• 2 Having held the notice to defendants to have been insufficient, we turn to the question of the consequences of that insufficiency. In Spillers and Stensel v. Stensel (1978), 63 Ill. App.3d 639, 380 N.E.2d 526, we held that the failure to give proper notice of sale barred entry of a deficiency judgment. We are aware that our holding in those cases is inconsistent with that in decisions of the appellate court of this State. (National Boulevard Bank v. Jackson (1981), 92 Ill. App.3d 928, 416 N.E.2d 358; Lake Shore National Bank; National Republic Bank v. Proctor (1978), 66 Ill. App.3d 534, 383 N.E.2d 1310; Commercial Discount Corp. v. Bayer (1978), 57 Ill. App.3d 295, 372 N.E.2d 926.) In Lake Shore National Bank, the court deemed the proper rule to be that a failure to give proper notice raises a presumption that the value of the secured collateral was equivalent to the debt. The creditor then had the burden of rebutting that presumption and proving the sale to have been commercially reasonable. That is a sanction that might work satisfactorily in many cases, but value is a relatively conjectural matter. A debtor with proper notice may, on occasion, be able to produce a buyer who will give more for a chattel than its value would appear to be. The requirement to "send" notice to a debtor is not difficult to comply with. We must reject plaintiff's request to overrule Spillers and Stensel.
In Spillers, we held the sale in question to have been made without proper notice and also to have been unreasonable from a commercial standpoint. We noted the interrelationship of the two concepts but held that the failure of notice was, of itself, sufficient to require denial of a deficiency judgment. Thus, the fact that the sales here were fully reasonable from every commercial aspect except that of notice does not give life to plaintiff's claim for a deficiency judgment.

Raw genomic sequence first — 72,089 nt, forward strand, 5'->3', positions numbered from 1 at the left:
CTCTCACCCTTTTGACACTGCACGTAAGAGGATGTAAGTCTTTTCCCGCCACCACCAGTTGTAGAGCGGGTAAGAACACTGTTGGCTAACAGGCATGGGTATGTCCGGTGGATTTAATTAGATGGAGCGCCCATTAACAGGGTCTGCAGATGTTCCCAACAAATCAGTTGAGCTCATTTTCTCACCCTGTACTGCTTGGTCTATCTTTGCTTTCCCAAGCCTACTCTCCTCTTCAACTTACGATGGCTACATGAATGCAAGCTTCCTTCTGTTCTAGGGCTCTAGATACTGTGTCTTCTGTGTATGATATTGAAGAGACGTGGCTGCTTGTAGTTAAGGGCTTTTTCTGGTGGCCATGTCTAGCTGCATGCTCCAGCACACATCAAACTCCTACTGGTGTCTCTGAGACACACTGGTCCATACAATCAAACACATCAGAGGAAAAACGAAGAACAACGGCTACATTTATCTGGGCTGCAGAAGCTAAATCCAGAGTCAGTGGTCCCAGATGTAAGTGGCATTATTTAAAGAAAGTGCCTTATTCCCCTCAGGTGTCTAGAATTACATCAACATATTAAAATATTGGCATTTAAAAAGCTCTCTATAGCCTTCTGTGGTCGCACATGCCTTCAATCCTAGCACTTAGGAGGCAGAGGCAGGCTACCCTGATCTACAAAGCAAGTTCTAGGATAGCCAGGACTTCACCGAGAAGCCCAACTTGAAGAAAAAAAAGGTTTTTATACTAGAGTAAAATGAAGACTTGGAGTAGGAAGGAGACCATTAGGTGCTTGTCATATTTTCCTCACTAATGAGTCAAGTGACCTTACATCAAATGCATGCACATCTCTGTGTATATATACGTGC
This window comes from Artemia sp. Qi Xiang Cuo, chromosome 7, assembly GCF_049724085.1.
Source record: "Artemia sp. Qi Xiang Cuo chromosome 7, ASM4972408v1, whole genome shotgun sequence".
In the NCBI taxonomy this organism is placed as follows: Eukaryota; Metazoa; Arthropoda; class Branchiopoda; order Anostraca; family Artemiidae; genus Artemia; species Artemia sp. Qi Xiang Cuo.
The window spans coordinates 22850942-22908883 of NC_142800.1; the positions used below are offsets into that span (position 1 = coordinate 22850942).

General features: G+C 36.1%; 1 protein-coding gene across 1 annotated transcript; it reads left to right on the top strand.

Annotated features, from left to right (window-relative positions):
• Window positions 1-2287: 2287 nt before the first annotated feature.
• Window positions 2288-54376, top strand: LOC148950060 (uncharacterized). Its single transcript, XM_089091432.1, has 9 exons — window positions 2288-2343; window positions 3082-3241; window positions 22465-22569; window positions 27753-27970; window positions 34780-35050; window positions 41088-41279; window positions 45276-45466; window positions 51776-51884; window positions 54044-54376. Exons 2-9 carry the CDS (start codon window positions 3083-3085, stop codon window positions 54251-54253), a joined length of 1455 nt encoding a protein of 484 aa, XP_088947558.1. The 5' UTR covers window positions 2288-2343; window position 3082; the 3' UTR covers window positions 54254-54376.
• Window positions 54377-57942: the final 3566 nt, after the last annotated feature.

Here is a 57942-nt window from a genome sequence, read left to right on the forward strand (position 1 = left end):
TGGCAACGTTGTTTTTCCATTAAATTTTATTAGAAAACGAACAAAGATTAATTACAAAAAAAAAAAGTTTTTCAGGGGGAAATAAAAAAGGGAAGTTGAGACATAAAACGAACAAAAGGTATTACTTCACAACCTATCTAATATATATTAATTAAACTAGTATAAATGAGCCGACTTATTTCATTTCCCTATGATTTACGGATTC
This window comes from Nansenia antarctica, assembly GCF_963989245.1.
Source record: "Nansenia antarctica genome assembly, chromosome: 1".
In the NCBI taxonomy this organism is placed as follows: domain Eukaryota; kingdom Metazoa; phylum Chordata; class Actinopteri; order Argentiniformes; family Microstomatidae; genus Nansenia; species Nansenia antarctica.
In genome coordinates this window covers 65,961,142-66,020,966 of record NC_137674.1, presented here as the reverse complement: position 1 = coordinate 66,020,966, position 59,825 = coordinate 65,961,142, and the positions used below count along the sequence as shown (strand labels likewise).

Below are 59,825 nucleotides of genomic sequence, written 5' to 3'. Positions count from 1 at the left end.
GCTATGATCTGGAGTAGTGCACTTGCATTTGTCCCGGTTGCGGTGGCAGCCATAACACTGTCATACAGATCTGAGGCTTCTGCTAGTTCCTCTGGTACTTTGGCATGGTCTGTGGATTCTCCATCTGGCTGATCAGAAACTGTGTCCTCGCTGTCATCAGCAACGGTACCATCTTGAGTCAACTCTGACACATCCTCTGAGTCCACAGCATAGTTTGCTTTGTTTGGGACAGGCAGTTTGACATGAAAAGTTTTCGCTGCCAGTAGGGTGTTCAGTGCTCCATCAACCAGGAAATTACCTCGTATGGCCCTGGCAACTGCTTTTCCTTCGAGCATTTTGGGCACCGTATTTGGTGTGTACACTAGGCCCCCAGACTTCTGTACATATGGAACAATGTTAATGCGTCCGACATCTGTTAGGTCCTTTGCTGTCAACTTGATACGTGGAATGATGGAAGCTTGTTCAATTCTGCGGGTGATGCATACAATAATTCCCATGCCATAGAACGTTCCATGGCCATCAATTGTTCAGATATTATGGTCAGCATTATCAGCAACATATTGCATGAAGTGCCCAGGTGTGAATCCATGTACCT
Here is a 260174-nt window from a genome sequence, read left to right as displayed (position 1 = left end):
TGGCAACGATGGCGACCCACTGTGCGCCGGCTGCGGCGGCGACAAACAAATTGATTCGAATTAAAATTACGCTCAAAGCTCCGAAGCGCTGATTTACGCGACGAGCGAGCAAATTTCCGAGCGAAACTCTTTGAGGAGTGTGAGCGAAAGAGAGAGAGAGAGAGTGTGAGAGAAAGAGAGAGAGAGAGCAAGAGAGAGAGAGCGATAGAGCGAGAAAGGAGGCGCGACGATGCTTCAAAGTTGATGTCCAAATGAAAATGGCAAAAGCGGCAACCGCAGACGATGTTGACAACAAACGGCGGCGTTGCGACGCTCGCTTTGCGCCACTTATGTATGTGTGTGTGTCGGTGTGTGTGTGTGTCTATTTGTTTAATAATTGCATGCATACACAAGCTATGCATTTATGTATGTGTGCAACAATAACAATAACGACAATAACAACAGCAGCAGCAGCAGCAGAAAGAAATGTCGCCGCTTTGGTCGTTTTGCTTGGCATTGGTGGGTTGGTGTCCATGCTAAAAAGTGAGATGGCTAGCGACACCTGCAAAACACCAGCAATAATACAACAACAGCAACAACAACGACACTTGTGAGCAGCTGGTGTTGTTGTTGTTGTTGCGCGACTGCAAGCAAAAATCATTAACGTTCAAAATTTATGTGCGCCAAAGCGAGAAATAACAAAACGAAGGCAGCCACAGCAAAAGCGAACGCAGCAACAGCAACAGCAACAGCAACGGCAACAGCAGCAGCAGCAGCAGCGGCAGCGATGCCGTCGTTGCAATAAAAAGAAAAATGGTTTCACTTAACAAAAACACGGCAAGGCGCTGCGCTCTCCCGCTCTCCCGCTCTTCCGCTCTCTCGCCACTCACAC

In Spillers, the debtor sought compensation for actual damages under section 9-507(1) of the Code (Ill. Rev. Stat. 1977, ch. 26, par. 9-507(1)). That section states that a debtor may recover "any loss caused by a failure to comply" with article 9 of the Code. We held that, because the deficiency had been wiped out, the damages would be only the amount that the proper valuation of the chattel was in excess of the total debt. Had defendants been limited to actual damages here, that rule would have applied. However, the parties agree that the collateral here was "consumer goods" within the meaning of section 9-507(1) which states that, if the requirements of article 9 of the Code have not been complied with and "the collateral is consumer goods," the debtor has a right to recover at least an amount of the credit charge plus 10% of the principal of the debt or "the time price differential plus 10% of the cash price." Plaintiff does not dispute that, if defendants were entitled to recover under this provision, the damages were accurately computed. In Spillers, we held the remedy of section 9-507(1) to be cumulative to the remedy of denial of deficiency judgment although the debtor could only have an actual recovery when the actual value of the collateral exceeded the total debt. Here, where the minimum recovery is stated as a matter of right, the portion of the deficiency which would have existed even if full value were obtained for the collateral cannot be used to diminish the recovery by the debtor.
Our affirmance is for the reasons stated.
MILLS and LEWIS, JJ., concur.